Aquaculture for all
The Fish Site presents: The Vienna Sessions - Conversations about aquaculture. 9 video interviews with aquaculture thought leaders. Watch here.

Consumer group calls for chinese fish ban as import rejections escalate

US - A Food & Water Watch analysis reveals that refusals of seafood shipments from China for veterinary drug residue contamination increased dramatically in April, even though the U.S. Food & Drug Administration inspects barely one percent of all seafood imports.

“A ban on Chinese food imports to the United States should be implemented until the safety of US consumers can be guaranteed. The current crisis demonstrates that all shipments of food items from China should be inspected and tested,” said Food & Water Watch Executive Director Wenonah Hauter.

Very few drugs are approved for use in domestic fish farming. However, drugs like flouroquinolones ciprofloxacin and enrofloxacin are routinely used in fish farm operations in Asia. These drug residues could result in life threatening allergic reactions and may encourage the development of drug resistant bacteria.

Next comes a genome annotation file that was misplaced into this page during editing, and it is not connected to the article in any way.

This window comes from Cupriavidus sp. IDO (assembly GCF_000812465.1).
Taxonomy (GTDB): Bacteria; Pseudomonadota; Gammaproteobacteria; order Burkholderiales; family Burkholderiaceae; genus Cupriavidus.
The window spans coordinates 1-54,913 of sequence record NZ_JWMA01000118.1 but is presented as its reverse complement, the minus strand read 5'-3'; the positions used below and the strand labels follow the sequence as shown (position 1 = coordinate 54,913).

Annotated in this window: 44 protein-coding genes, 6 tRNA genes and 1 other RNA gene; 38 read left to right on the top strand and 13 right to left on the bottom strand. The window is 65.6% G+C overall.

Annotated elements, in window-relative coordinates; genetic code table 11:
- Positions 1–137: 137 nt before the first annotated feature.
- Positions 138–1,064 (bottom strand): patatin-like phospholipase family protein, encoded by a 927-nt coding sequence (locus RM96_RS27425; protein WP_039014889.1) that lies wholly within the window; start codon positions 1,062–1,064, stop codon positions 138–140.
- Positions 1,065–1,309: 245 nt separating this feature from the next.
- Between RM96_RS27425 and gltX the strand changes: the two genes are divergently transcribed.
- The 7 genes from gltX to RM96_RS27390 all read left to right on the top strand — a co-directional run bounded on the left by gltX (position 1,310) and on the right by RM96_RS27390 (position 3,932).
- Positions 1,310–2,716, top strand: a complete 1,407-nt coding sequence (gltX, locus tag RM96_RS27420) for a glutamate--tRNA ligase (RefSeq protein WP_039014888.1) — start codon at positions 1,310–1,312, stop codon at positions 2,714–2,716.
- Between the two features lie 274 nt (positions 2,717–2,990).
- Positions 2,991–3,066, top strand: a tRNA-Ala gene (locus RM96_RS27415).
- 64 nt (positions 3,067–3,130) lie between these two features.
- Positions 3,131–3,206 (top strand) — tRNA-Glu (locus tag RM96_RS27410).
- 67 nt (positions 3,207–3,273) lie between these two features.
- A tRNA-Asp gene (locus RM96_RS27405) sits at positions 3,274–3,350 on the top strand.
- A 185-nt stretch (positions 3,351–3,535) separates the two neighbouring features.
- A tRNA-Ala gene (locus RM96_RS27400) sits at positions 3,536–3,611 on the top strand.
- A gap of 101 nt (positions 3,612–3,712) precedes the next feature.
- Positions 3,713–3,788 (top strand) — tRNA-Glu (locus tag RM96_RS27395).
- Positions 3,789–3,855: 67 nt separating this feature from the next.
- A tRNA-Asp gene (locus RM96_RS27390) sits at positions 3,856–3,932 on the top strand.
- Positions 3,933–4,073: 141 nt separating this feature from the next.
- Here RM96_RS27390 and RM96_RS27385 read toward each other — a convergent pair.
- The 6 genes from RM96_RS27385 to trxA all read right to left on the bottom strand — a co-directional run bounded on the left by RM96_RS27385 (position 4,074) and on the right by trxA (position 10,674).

The Food & Water Watch analysis found that 113 veterinary drug-containing seafood imports had been refused from January to April of this year, compared to 125 refusals for all of 2006. Of these refusals, the FDA halted 78 shipments from China for veterinary drug contamination - most of it catfish and shrimp.

The imports were rejected because they contained drugs used in overseas fish farming that are considered unsafe and not approved for use in the U.S.

Under an amendment passed this week by the U.S. Senate, the FDA will get greater authority to inspect imported seafood for safety. The legislation has yet to be approved by the House of Representatives.

The Congressional action comes in the wake of recent bans on Chinese catfish passed by the states of Alabama, Mississippi and Louisiana.

Concerns about contaminated food imports have grown since it was discovered earlier this year that Chinese wheat gluten containing melamine, a chemical that boosts the gluten's apparent protein content, made its way into pet food and feed for livestock. The tainted pet food was blamed for numerous pet deaths and illnesses across the US.